Firstly, the British sovereign proclaims someone a knight based on the recommendations of the government of the day. The gentleman concerned would be a citizen of the U.K. or one of the other countries which presently regard the British sovereign (presently Queen Elizabeth II) as their head of state. The countries of interest here are Australia, New Zealand and some (but not all) of the countries of the West Indies. Canada is also included, although it has not produced any famous cricketers yet. Those countries who do not regard the Queen as the Head of State include many Commonwealth countries such as India and its neighbors, besides South Africa. This should make it clear:

https://en.wikipedia.org/wiki/States_headed_by_Elizabeth_II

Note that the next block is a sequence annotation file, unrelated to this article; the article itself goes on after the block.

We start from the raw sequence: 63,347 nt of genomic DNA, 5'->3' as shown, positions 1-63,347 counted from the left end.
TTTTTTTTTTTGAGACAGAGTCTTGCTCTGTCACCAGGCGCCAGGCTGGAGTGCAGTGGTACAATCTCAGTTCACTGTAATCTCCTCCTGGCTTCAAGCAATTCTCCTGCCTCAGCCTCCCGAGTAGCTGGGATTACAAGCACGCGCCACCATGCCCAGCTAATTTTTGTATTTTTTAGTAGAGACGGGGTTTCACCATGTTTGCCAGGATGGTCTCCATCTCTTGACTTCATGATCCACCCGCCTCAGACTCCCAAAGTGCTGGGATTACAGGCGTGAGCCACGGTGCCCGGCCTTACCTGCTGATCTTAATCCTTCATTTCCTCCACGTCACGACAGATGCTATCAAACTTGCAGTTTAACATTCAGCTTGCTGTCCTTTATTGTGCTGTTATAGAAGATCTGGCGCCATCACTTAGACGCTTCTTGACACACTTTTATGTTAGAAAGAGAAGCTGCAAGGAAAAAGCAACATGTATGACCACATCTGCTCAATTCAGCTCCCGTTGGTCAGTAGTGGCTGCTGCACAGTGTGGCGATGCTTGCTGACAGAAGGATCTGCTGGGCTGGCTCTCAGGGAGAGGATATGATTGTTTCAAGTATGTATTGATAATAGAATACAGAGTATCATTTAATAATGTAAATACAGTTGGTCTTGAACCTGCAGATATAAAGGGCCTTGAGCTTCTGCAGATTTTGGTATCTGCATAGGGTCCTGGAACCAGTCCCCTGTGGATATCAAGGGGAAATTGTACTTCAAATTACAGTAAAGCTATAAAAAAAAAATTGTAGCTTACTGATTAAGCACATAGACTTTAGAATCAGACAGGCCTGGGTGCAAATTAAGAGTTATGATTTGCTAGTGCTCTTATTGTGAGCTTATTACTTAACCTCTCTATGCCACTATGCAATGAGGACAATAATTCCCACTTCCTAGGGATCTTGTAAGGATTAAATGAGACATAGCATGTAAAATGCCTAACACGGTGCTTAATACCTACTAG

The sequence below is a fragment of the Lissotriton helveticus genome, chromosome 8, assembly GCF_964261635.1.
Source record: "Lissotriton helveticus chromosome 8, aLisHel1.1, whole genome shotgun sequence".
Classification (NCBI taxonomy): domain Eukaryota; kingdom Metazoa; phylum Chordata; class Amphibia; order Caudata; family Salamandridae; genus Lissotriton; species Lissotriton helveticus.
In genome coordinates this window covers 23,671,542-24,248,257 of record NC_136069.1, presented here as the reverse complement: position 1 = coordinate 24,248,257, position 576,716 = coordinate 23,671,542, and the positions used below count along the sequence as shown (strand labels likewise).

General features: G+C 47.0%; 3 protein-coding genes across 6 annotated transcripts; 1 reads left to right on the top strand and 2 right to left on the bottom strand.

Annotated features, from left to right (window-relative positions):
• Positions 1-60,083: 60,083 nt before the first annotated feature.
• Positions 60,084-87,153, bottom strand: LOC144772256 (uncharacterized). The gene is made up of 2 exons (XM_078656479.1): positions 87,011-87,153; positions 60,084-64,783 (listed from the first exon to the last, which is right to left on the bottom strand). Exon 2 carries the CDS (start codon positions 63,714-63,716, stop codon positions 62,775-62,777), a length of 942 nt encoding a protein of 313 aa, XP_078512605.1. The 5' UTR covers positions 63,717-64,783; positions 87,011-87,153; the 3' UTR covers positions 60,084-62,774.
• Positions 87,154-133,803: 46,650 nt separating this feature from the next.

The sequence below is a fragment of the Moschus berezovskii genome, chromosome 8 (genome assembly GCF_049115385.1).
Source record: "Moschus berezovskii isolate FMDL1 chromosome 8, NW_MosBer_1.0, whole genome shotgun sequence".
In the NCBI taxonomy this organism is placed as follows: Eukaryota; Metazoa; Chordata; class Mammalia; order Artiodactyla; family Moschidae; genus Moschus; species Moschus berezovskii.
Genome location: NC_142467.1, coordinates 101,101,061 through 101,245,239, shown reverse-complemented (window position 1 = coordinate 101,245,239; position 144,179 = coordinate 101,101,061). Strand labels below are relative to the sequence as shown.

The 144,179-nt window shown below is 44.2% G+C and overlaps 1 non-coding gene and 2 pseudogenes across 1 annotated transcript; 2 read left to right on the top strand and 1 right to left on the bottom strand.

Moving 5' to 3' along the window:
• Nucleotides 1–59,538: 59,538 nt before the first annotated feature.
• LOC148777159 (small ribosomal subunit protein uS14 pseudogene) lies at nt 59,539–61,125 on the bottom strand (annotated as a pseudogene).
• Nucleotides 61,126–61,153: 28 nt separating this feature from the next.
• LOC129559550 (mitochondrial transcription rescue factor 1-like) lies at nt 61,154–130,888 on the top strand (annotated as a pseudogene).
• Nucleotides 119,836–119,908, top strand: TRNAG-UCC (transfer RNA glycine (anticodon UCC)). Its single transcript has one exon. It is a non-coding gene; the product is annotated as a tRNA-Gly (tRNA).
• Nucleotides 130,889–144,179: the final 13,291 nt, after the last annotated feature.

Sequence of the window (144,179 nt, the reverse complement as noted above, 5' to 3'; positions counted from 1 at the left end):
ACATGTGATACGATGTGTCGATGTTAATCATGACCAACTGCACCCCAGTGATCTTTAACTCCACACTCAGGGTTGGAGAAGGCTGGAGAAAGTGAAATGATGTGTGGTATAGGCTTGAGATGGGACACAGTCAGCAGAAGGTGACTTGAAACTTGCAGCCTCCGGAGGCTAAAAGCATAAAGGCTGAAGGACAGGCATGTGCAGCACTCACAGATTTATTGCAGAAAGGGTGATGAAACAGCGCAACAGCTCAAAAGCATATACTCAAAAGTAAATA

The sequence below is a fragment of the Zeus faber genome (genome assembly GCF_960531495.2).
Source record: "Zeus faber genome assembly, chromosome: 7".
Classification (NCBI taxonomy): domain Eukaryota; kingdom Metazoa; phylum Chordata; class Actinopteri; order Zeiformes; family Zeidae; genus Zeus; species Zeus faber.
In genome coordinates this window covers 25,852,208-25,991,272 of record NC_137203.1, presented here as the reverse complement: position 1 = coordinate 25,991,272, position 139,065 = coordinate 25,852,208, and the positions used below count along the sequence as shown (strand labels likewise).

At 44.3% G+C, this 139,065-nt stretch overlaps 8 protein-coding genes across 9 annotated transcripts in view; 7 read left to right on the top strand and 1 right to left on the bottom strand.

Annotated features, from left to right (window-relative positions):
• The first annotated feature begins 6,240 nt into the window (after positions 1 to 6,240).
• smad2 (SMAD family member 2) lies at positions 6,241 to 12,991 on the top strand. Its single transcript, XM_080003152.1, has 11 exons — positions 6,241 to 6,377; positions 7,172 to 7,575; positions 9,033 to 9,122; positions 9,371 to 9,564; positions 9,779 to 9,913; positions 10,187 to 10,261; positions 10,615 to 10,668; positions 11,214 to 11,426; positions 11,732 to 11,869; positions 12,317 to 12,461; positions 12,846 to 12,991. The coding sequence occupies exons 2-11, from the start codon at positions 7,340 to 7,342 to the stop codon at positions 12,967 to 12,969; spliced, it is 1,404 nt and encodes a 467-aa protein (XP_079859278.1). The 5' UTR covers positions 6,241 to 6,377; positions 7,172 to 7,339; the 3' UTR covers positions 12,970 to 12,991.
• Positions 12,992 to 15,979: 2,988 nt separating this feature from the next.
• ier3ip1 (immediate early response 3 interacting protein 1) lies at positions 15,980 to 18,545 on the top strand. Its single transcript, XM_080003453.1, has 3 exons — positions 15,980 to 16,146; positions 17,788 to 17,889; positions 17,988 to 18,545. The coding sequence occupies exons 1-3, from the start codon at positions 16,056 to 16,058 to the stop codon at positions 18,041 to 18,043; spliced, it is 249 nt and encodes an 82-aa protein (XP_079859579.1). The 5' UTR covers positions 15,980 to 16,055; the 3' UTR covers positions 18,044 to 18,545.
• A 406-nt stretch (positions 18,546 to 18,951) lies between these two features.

It appears that the governments of the West Indies countries take their own decisions as to who is to be knighted.

So here is a list of those who were knighted for their services to cricket, besides some cricketers who were knighted for other reasons:

https://en.wikipedia.org/wiki/List_of_cricketers_who_were_knighted

Another article on cricketing knights from the West Indies:

http://www.bbc.com/sport/cricket/26392726

Another general article which summarizes the topic:

http://www.espncricinfo.com/magazine/content/story/60096.html

Now, even the list from England includes some names which most reasonably well-informed cricket fans of today would not have heard of (e.g. Lacey, Toone and Leveson Gower whose first-class cricket careers were nothing exceptional-even though the last named played 3 Tests).

Among the West Indians, all of them would be considered as among the most eminent cricketers in the last few decades. The only exception might be Richie Richardson who did not have as successful a career:

http://www.espncricinfo.com/magazine/content/story/60096.html

(Even so, he played 86 Tests and scored 16 centuries, with almost 6000 runs at an average of 44) and was captain for some time.